Frey’s pick for community safety head faces the public ahead of confirmation vote
The Minneapolis City Council held a public hearing Tuesday to learn more about Dr. Cedric Alexander — the man Mayor Jacob Frey nominated to oversee the city’s new Office of Community Safety.
The forum lasted well into the late afternoon at Minneapolis City Hall as Alexander faced questioning from council members on his vision for public safety and policing. He needs to convince at least seven of the council’s 13 members to approve his confirmation when they take up a vote Thursday.
“I’m here to help you,” Alexander said during the hearing. “No, I’m not God. I’m not Batman.”
Frey’s nominee comes with decades of experience in law enforcement across the country. He also served on President Barack Obama’s Task Force on 21st Century Policing.
Alexander says he’s not trying to become the next police chief, but his vision for public safety change and reform would start in the commissioner’s office.
“I don’t have allegiances or alliances to nobody,” he said. “I’ll make that clear, nobody. What I’m looking is to make sure we do it the right way — constitutionally, legally, ethically.”
Council Member Robin Wonsley called out the mayor’s decision to try and fill the commissioner role before clarifying the focus of the Office of Community Safety.
“It is illogical to appoint someone as a head of an office before we determine what the programs will be that’s going to be included in that offices,” Wonsley said.
Longtime community activist Lisa Clemons of the anti-violence group A Mother’s Love recounted for the council the shooting she and her children had experienced earlier in the day in north Minneapolis.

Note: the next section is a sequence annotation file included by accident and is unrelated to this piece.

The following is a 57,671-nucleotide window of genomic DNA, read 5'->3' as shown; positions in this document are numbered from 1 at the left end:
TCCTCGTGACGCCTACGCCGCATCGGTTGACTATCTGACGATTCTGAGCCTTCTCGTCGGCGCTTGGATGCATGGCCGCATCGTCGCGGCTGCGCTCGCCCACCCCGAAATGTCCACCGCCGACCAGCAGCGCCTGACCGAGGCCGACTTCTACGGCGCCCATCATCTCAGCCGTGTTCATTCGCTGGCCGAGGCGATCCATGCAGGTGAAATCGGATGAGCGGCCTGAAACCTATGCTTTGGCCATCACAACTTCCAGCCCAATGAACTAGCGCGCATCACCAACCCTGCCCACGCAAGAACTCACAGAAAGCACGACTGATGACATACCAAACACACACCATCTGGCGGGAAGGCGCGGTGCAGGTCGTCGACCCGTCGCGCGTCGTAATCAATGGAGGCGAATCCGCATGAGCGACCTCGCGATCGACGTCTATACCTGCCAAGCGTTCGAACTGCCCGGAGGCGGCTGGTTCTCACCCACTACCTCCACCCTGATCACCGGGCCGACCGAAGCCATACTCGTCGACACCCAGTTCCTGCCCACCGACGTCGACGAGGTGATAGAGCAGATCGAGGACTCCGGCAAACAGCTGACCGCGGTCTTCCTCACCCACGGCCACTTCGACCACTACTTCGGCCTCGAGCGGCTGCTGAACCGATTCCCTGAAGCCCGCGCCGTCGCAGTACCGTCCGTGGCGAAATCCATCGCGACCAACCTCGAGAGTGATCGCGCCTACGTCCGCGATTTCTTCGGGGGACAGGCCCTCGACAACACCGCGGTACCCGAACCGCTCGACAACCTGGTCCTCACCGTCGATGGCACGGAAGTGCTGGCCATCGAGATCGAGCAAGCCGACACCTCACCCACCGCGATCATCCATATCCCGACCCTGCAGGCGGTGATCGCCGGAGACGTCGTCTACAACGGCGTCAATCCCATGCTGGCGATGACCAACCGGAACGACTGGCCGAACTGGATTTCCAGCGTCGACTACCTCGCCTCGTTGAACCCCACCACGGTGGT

“I rode right into a shootout,” she said. “My kids and I couldn’t move, I couldn’t get my car turned around to get out of there with my kids in car.”
Clemons told the council there’s an urgent need to address crime in the community.
“Let’s be real about what’s happening the street,” she said. “Ya’ll can play the politics game in here all you want here. I’m telling you what’s real because I’m in it.”
A couple of residents questioned the $300,000 salary for the position, which would be the highest of any city employee. However, one resident pointed out the Office of Community Safety would oversee five departments.
As the commissioner, picking the next police chief is a top priority. A new chief would be named within two to three months.
Alexander said, “Well, it’s not a matter of being quick. We have to be very slow and methodical and make sure everybody has a chance to apply both externally and internally.”
Alexander and Frey state that the mayor has the final say before presenting his choice to the city council for final approval, but it will be collaborative between the mayor and Alexander.
Frey commented about convincing some undecided votes to vote “yes” for Alexander.
“I think the City Council recognized what is ever-obvious that Cedric Alexander has the credentials, the experience, the resume’ but most important the leadership qualities to take the next steps for our city. This is a very important time.”